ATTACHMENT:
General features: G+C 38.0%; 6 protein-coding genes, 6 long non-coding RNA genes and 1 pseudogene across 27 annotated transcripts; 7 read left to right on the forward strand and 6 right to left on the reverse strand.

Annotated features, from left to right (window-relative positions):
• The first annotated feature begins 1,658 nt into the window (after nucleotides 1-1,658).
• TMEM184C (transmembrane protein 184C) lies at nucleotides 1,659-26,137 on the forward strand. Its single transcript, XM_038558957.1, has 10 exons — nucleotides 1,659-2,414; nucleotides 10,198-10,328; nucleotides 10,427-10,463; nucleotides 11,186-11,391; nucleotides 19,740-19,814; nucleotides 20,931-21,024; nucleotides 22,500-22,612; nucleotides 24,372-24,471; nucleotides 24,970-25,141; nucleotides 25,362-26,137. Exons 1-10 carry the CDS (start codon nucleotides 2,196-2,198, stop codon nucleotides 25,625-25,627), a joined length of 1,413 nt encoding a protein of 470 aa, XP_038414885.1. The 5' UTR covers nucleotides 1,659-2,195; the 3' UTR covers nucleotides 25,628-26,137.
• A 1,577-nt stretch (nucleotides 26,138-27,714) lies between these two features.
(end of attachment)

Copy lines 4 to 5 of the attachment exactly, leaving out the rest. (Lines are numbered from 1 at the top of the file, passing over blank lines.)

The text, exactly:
• TMEM184C (transmembrane protein 184C) lies at nucleotides 1,659-26,137 on the forward strand. Its single transcript, XM_038558957.1, has 10 exons — nucleotides 1,659-2,414; nucleotides 10,198-10,328; nucleotides 10,427-10,463; nucleotides 11,186-11,391; nucleotides 19,740-19,814; nucleotides 20,931-21,024; nucleotides 22,500-22,612; nucleotides 24,372-24,471; nucleotides 24,970-25,141; nucleotides 25,362-26,137. Exons 1-10 carry the CDS (start codon nucleotides 2,196-2,198, stop codon nucleotides 25,625-25,627), a joined length of 1,413 nt encoding a protein of 470 aa, XP_038414885.1. The 5' UTR covers nucleotides 1,659-2,195; the 3' UTR covers nucleotides 25,628-26,137.
• A 1,577-nt stretch (nucleotides 26,138-27,714) lies between these two features.